Monaro Volcanic Province, New South Wales, Australia

Location: 35S, 15E

The Monaro Volcanic Province in southeastern New South Wales, Australia. The province covers an area of 4200 square km. At least 630 cubic km of lava and pyroclasts were erupted during the 20 million-year long history (57.5 - 34.0 million years ago) of the province. Erosion has cut deeply into the volcanic rocks. In some areas 300 to 600 feet (100-200 m) of material has been removed from the top of the volcanic province. This photo shows the Brothers volcanic plugs. The plugs are about 600 feet (200 m) higher than the road. A terrace is at the base of North Brother (left side of photo). The Brothers are one of the most prominent landmarks in the Monaro Volcanic Province. All photographs by Ian Roach except where noted.

The province is characterized by broad volcanic plains separated by flat-topped hills made of stacks of lava flows and round-topped hills centered on volcanic plugs. Gently dipping lava flows make this flat-topped hill in the Maclaughlin River valley.

The Brothers are excellent examples of the round-topped hills produced by deep weathering of volcanic plugs. Photograph by K.G. McQueen.

More than 65 vents have been recognized in the province. Most of these vents are volcanic plugs. The plug in the photo is near "The Peak". Note truck for scale.

Most of the volcanic province is made of lava flows. This photo shows a quarry that cuts into a lava flow. The deeply weathered surface is typical at Monaro. Deep weathering has produced bauxite, an aluminum-rich layer, on the surface of some flows.

Entablature, columnar joints in a lava flow, is preserved in The Peak. Columns are up to 1.6 feet (40 cm) wide and over 3 feet (1 m) long. Mantle xenoliths up to 4 in (10 cm) across are found in the lava.

Pillow basalt (upper half of photo) indicate that some lava flows advanced into water. The light colored layer is lake sediments. The presence of lake sediments indicate a reasonable pause between the eruption that formed hyaloclastite and the emplacement of the pillow lava. The reddish-layered deposit in front of the volcanologist is hyaloclastite, a type of pyroclastic rock that from when lava and water interact. Photograph by K.G. McQueen.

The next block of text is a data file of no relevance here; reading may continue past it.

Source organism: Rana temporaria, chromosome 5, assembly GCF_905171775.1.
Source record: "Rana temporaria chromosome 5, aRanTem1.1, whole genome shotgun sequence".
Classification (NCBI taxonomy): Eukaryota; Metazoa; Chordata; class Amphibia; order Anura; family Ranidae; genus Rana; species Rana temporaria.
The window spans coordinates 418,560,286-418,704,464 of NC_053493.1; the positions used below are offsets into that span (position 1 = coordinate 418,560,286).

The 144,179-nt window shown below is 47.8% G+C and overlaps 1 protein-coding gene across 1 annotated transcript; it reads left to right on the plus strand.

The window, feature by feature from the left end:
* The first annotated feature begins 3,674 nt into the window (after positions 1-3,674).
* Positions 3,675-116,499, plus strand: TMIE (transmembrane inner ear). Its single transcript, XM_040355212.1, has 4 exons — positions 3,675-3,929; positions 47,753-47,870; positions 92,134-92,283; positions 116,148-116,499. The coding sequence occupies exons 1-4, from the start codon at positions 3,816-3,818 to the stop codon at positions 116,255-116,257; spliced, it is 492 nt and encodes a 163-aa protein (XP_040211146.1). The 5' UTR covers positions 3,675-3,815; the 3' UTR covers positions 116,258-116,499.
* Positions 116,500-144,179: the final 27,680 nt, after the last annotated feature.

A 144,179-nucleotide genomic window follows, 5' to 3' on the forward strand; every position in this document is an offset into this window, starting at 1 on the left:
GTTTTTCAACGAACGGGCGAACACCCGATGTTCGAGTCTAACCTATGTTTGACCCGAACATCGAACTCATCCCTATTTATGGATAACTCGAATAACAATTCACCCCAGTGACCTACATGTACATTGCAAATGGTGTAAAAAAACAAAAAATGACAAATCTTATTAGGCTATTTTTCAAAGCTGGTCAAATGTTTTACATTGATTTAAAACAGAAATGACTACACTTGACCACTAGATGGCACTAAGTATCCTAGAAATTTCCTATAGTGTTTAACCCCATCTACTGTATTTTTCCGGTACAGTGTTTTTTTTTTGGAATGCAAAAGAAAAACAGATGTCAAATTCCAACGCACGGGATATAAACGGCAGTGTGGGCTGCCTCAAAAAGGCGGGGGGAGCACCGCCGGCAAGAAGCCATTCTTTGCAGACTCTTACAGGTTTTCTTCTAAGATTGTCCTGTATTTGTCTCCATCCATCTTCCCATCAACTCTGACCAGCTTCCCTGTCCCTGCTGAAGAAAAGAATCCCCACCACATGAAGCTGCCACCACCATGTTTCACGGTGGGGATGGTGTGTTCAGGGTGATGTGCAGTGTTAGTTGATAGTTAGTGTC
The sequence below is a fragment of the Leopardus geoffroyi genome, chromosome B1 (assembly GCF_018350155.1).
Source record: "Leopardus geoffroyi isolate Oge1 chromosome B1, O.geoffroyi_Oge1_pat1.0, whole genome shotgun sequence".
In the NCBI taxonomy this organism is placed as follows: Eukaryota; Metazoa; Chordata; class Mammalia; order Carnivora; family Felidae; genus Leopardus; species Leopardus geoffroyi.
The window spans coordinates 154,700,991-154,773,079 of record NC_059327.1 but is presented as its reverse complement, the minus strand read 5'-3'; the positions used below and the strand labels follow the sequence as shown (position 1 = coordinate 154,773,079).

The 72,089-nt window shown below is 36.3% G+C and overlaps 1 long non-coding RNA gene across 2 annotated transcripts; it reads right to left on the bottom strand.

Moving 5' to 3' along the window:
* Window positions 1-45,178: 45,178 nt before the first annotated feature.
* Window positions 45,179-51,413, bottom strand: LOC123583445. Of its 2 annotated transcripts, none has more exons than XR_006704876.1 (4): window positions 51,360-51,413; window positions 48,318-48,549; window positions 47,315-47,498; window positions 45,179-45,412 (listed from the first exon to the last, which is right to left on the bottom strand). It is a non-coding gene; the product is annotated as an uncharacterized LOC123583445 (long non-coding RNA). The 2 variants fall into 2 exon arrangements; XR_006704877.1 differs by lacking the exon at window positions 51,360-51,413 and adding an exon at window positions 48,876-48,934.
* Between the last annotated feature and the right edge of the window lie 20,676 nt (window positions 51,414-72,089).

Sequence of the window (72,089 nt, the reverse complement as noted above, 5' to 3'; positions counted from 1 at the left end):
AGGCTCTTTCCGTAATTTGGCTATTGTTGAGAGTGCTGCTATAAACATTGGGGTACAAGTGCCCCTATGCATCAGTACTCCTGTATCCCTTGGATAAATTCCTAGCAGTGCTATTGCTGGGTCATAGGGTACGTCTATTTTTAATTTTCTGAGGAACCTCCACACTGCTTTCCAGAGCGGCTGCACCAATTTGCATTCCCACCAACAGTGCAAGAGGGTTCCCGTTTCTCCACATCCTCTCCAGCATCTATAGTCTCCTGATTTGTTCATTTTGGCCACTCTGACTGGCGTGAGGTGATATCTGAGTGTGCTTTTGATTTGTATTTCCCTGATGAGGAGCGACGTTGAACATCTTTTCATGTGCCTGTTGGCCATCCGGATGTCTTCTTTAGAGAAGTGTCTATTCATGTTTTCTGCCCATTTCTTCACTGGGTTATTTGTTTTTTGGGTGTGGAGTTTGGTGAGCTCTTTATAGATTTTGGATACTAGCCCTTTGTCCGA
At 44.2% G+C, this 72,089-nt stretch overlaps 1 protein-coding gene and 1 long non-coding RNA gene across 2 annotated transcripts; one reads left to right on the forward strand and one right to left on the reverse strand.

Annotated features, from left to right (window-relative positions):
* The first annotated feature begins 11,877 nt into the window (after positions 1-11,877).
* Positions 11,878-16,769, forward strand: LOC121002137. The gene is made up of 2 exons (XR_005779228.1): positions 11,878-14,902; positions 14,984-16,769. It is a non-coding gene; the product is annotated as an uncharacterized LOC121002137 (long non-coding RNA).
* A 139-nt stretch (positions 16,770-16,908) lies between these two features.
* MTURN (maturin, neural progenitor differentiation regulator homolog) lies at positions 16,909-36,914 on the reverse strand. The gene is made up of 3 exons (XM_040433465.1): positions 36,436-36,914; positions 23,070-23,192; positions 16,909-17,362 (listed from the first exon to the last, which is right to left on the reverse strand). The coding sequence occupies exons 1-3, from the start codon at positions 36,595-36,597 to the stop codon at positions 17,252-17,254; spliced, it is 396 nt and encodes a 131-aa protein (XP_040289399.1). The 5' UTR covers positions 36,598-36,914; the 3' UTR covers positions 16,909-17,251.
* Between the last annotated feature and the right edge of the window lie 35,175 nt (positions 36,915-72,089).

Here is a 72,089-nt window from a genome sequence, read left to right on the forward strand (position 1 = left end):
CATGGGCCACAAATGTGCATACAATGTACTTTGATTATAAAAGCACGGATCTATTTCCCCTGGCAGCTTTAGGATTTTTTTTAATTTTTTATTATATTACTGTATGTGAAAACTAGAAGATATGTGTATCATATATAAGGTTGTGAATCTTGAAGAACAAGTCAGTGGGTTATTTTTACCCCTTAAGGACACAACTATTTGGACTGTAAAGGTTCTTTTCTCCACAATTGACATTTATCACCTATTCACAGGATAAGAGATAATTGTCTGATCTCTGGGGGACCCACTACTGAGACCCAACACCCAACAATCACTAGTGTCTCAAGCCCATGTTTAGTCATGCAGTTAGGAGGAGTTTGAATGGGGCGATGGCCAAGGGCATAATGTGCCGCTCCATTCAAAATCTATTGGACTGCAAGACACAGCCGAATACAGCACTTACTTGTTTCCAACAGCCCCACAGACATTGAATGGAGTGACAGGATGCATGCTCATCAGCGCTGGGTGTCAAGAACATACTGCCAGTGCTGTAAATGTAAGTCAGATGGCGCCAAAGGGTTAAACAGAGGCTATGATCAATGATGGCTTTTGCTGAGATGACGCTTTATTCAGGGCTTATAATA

Red Cliff maar formed by the explosive interaction of magma and shallow groundwater. This photo shows a volcanologist studying the layers of basaltic tuff in the maar. Pieces of fossilized wood in the layers indicate a cool, wet climate in the geologic past for the area of Australia.

Volcanic bombs indicate an explosive origin for Red Cliff maar.

The tectonic setting of volcanism in eastern Australia is not simple. Older volcanics, like Monaro, are probably associated with rifting of the continent and upwelling mantle asthenosphere. Younger volcanic fields (less than 10 million years) may be related to a hot spot.

Special thanks to Dr. Ian Roach for providing the photographs for this page. Click here for more information about Dr. Roach's regolith science short course. Also, check out The Cooperative Research Center for Landscape Environments and Mineral Exploration. Additional information about Monaro and other volcanoes is available on the CARS homepage.

Click here for more photos of the Monaro Volcanic Province.


Sources of Information:

Brown, M.C., McQueen, K.C., and Taylor, G., 1992, A core through the Monaro basalt: Bega (BMR) no. 7: Australian Journal of Earth Science, v. 39, p. 555-559.

Brown, M.C., McQueen, K.G., Roach, I.C., and Taylor, G., 1993, Monaro Volcanic Province. IAVCEI Canberra 1993 excursion guide. Australian geological Survey Organisation, Record 1993/61.

Knutson, J., and Brown, M.C., 1989, Monaro, Snowy Mountains and South Coast, in Johnson, R.W., (ed.), Intraplate volcanism in eastern Australia and New Zealand: Cambridge University Press, Melbourne, p. 130-131.

O'Reilly, S.Y., and Zhang, Ming, 1995, Geochemical characteristics of lava-field basalts from eastern Australia and inferred sources: connections with the subcontinental lithospheric mantle?: Contributions to Mineralogy and petrology, v. 121, p. 148-170.

Roach, I.C., 1996, The formation of the Monaro Volcanic Province, southeastern NSW, Australia, in Whitehead, P.W., (ed.), Conference abstracts Long Lava Flows: James Cook University, Townsville, EGRU Contribution 56, p. 60-61.

Roach, I.C., McQueen, K.G., and Brown, M.C., 1994, Physical and petrological characteristics of basaltic eruption sites in Monaro Volcanic Province, southeastern New South Wales, Australia: AGSO Journal of Australian Geology & Geophysics, v. 15, p. 381-394.

Taylor, G., Eggleton, R.A., Holzhauer, C.C., Maconachie, L.A., Gordon, M., Brown, M.C., and McQueen, K.C., 1992, Cool climate lateritic and bauxitic weathering: Journal of Petrology, v. 100, p. 669-677.


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